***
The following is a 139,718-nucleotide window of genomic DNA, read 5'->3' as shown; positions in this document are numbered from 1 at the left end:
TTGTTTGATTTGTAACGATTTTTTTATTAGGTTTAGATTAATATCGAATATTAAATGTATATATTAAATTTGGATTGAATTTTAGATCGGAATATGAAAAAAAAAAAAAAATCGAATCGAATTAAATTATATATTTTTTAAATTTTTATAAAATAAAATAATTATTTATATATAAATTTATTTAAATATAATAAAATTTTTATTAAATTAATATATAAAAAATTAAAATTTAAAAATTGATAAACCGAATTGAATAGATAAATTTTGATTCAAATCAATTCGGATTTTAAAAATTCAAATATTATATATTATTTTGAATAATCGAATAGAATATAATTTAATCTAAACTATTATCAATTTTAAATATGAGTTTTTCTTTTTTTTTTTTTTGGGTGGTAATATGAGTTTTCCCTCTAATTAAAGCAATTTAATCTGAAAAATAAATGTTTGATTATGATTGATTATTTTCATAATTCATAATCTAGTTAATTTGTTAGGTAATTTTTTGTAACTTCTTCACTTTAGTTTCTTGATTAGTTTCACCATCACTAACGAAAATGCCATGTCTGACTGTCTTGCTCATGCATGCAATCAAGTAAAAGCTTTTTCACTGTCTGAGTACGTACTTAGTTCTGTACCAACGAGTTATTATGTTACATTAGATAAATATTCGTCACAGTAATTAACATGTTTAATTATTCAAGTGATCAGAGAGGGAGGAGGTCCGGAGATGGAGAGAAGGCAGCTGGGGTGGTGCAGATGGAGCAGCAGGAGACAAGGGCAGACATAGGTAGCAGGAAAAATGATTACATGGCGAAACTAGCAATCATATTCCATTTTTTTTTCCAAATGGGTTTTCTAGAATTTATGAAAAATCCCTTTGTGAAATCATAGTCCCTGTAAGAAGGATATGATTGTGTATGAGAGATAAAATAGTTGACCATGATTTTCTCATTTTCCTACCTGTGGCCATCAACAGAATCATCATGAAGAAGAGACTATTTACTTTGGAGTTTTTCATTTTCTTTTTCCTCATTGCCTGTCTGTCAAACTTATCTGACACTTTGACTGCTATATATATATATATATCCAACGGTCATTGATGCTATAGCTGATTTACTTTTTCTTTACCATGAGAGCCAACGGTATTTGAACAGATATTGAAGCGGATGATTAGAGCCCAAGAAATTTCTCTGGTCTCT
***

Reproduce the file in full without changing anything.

The following is a 139,718-nucleotide window of genomic DNA, read 5'->3' as shown; positions in this document are numbered from 1 at the left end:
TTGTTTGATTTGTAACGATTTTTTTATTAGGTTTAGATTAATATCGAATATTAAATGTATATATTAAATTTGGATTGAATTTTAGATCGGAATATGAAAAAAAAAAAAAAATCGAATCGAATTAAATTATATATTTTTTAAATTTTTATAAAATAAAATAATTATTTATATATAAATTTATTTAAATATAATAAAATTTTTATTAAATTAATATATAAAAAATTAAAATTTAAAAATTGATAAACCGAATTGAATAGATAAATTTTGATTCAAATCAATTCGGATTTTAAAAATTCAAATATTATATATTATTTTGAATAATCGAATAGAATATAATTTAATCTAAACTATTATCAATTTTAAATATGAGTTTTTCTTTTTTTTTTTTTTGGGTGGTAATATGAGTTTTCCCTCTAATTAAAGCAATTTAATCTGAAAAATAAATGTTTGATTATGATTGATTATTTTCATAATTCATAATCTAGTTAATTTGTTAGGTAATTTTTTGTAACTTCTTCACTTTAGTTTCTTGATTAGTTTCACCATCACTAACGAAAATGCCATGTCTGACTGTCTTGCTCATGCATGCAATCAAGTAAAAGCTTTTTCACTGTCTGAGTACGTACTTAGTTCTGTACCAACGAGTTATTATGTTACATTAGATAAATATTCGTCACAGTAATTAACATGTTTAATTATTCAAGTGATCAGAGAGGGAGGAGGTCCGGAGATGGAGAGAAGGCAGCTGGGGTGGTGCAGATGGAGCAGCAGGAGACAAGGGCAGACATAGGTAGCAGGAAAAATGATTACATGGCGAAACTAGCAATCATATTCCATTTTTTTTTCCAAATGGGTTTTCTAGAATTTATGAAAAATCCCTTTGTGAAATCATAGTCCCTGTAAGAAGGATATGATTGTGTATGAGAGATAAAATAGTTGACCATGATTTTCTCATTTTCCTACCTGTGGCCATCAACAGAATCATCATGAAGAAGAGACTATTTACTTTGGAGTTTTTCATTTTCTTTTTCCTCATTGCCTGTCTGTCAAACTTATCTGACACTTTGACTGCTATATATATATATATATCCAACGGTCATTGATGCTATAGCTGATTTACTTTTTCTTTACCATGAGAGCCAACGGTATTTGAACAGATATTGAAGCGGATGATTAGAGCCCAAGAAATTTCTCTGGTCTCT